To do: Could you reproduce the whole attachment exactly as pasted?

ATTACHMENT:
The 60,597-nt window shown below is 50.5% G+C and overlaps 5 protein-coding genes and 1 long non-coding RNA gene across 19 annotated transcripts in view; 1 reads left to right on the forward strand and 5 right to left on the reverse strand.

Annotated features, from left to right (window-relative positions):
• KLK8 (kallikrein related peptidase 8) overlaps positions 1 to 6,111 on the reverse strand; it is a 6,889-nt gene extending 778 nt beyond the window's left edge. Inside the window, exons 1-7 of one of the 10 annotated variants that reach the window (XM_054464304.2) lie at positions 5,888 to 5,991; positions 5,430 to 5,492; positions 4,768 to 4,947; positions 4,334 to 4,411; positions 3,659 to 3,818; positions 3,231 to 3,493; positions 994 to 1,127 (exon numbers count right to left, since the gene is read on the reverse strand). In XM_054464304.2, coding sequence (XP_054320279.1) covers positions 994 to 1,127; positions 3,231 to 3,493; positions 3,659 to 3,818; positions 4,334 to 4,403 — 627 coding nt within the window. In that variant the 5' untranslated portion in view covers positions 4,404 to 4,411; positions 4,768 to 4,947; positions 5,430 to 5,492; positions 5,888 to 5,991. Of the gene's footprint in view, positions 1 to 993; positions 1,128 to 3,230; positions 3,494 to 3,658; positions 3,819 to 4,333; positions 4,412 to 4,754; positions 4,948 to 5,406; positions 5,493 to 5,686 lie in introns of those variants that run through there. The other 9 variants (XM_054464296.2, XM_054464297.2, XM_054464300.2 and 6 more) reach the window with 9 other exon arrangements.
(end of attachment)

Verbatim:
The 60,597-nt window shown below is 50.5% G+C and overlaps 5 protein-coding genes and 1 long non-coding RNA gene across 19 annotated transcripts in view; 1 reads left to right on the forward strand and 5 right to left on the reverse strand.

Annotated features, from left to right (window-relative positions):
• KLK8 (kallikrein related peptidase 8) overlaps positions 1 to 6,111 on the reverse strand; it is a 6,889-nt gene extending 778 nt beyond the window's left edge. Inside the window, exons 1-7 of one of the 10 annotated variants that reach the window (XM_054464304.2) lie at positions 5,888 to 5,991; positions 5,430 to 5,492; positions 4,768 to 4,947; positions 4,334 to 4,411; positions 3,659 to 3,818; positions 3,231 to 3,493; positions 994 to 1,127 (exon numbers count right to left, since the gene is read on the reverse strand). In XM_054464304.2, coding sequence (XP_054320279.1) covers positions 994 to 1,127; positions 3,231 to 3,493; positions 3,659 to 3,818; positions 4,334 to 4,403 — 627 coding nt within the window. In that variant the 5' untranslated portion in view covers positions 4,404 to 4,411; positions 4,768 to 4,947; positions 5,430 to 5,492; positions 5,888 to 5,991. Of the gene's footprint in view, positions 1 to 993; positions 1,128 to 3,230; positions 3,494 to 3,658; positions 3,819 to 4,333; positions 4,412 to 4,754; positions 4,948 to 5,406; positions 5,493 to 5,686 lie in introns of those variants that run through there. The other 9 variants (XM_054464296.2, XM_054464297.2, XM_054464300.2 and 6 more) reach the window with 9 other exon arrangements.